How To Spot A Fake Pete Rose 1963 Topps Rookie Stars #537

Have you ever wondered what the first well-known card to be counterfeited is?  If so, the answer is the 1963 Topps Rookie Stars #537 card.  It contains rookies of Pedro Gonzalez, Ken McMullen, Al Weis, and most notably Pete Rose.  The inclusion of Pete Rose is the real value driver here.

In the earlier 1980’s, a wave of counterfeit Pete Rose rookie cards found their way into the market.  A large chunk of these counterfeits were confiscated, stamped “COUNTERFEIT ORIGINAL REPRINT” on the reverse, and found their way back into circulation.  It became such a big deal that some people actually seek the counterfeits just because they make an interesting conversation piece.  These counterfeits were so well-made if the individual pulling the scam would’ve sold them at multiple card shows instead of dumping them all at one spot there is a good chance they might have gotten away with it.

Its important to note that not every counterfeit Pete Rose rookie card will have this stamp.  Lots of non-stamped counterfeits are still out there attempting to fool uneducated buyers.

Here are some tips for spotting a counterfeit Pete Rose 1963 Topps Rookie Stars #537 card:

  • Black Line (Outside Hat) – Many counterfeits contain a thin black line around the outside of Pete Rose’s white hat.  Authentic examples do NOT have this line.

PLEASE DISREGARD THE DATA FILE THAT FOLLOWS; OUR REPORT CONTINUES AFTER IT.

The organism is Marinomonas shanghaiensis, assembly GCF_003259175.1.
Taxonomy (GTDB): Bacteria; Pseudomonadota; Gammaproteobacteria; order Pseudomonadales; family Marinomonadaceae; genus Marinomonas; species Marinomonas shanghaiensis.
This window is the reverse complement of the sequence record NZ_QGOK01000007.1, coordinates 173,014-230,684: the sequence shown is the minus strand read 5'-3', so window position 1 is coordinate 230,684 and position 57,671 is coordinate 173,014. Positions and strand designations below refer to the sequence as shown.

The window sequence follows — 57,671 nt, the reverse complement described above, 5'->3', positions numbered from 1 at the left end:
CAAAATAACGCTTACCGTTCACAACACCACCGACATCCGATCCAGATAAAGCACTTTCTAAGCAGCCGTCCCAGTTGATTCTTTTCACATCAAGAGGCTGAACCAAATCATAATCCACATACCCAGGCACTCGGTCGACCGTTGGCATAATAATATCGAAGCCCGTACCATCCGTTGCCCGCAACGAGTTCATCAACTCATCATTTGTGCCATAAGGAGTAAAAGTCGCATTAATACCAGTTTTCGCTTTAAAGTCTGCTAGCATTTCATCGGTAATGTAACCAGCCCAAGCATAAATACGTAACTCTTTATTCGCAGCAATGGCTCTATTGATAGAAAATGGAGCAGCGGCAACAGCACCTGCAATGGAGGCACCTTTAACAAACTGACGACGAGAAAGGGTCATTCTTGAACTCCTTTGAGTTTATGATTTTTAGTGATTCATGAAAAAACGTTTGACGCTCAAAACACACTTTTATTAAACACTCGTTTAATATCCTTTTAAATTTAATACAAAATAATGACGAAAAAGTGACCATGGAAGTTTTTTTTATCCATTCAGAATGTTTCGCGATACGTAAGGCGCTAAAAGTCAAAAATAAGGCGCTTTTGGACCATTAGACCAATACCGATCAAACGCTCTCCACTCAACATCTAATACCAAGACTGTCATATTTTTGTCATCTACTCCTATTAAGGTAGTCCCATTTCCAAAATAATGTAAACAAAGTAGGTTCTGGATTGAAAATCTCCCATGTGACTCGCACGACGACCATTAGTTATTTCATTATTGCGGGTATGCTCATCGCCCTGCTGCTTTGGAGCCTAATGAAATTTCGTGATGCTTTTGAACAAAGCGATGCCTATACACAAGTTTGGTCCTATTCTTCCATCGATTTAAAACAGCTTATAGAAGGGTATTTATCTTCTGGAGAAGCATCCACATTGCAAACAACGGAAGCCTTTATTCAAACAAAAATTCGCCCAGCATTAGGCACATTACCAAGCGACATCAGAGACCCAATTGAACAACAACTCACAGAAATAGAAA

• Missing Black Line (Cincinnati logo) – Its difficult to see, but on an authentic example there is a black line around the Cincinnati logo on Rose’s hat.  Counterfeits tend to be missing this item.
  • Thin Card Stock – Counterfeits tend to be printed on much thinner card stock compared to the real thing.  While looking at the card’s reverse, hold it up to the light.  If you’re able to see the four circles on the other side it certainly is a counterfeit.  You wouldn’t be able to see through the card if it was authentic.
  • Red Tint – On some counterfeits the faces can have a red tint.
  • Light Colored Back – The back on a counterfeit usually has a lighter tone versus an authentic card.
  • Pixelated Heads – Upon close inspection you’ll notice the player’s heads are quite pixelated on a counterfeit.  A genuine example won’t have this.
  • Perfect Centering – Not that there aren’t authentic examples with good centering, they’re just difficult to find.
  • Lack of Frontal Upper Edge Wear – The upper portion of the card on the front has a blue color that reaches the edge.  That part of the card is notorious for chipping.

Authentic front:

Authentic back:

Counterfeit front:

Counterfeit back:

Advertisements

Card of the Day: Pete Alonso 2019 Topps Finest Auto

Card of the Day: Pete Stoyanovich 1993 Bowman #339

Card of the Day: Pete Rose 1989 Topps #505

Card of the Day: Pete Rose, Jr. 1998 Topps #240

Card of the Day: Pete MacKanin 1991 Pacific Senior League #66

 photo pete91pacsltrop_zpsdgjjbhkd.jpg

Card of the Day: Pete Rose 1984 Topps Traded #103T

 photo peterose84tt_zpslfzafw7n.jpg